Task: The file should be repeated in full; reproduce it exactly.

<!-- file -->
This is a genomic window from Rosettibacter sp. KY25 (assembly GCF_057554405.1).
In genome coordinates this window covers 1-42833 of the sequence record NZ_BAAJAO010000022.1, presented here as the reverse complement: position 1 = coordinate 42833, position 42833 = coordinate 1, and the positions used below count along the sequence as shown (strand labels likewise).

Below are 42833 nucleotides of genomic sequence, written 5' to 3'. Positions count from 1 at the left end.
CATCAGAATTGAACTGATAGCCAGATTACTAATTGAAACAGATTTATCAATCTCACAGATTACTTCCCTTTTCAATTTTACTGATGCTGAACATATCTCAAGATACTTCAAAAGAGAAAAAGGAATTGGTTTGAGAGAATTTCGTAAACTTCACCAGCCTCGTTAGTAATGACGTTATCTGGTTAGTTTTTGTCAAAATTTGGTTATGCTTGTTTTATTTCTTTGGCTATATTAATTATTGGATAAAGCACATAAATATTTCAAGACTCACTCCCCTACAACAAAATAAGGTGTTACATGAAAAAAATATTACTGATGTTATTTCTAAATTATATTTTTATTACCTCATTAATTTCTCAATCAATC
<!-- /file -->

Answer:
This is a genomic window from Rosettibacter sp. KY25 (assembly GCF_057554405.1).
In genome coordinates this window covers 1-42833 of the sequence record NZ_BAAJAO010000022.1, presented here as the reverse complement: position 1 = coordinate 42833, position 42833 = coordinate 1, and the positions used below count along the sequence as shown (strand labels likewise).

Below are 42833 nucleotides of genomic sequence, written 5' to 3'. Positions count from 1 at the left end.
CATCAGAATTGAACTGATAGCCAGATTACTAATTGAAACAGATTTATCAATCTCACAGATTACTTCCCTTTTCAATTTTACTGATGCTGAACATATCTCAAGATACTTCAAAAGAGAAAAAGGAATTGGTTTGAGAGAATTTCGTAAACTTCACCAGCCTCGTTAGTAATGACGTTATCTGGTTAGTTTTTGTCAAAATTTGGTTATGCTTGTTTTATTTCTTTGGCTATATTAATTATTGGATAAAGCACATAAATATTTCAAGACTCACTCCCCTACAACAAAATAAGGTGTTACATGAAAAAAATATTACTGATGTTATTTCTAAATTATATTTTTATTACCTCATTAATTTCTCAATCAATC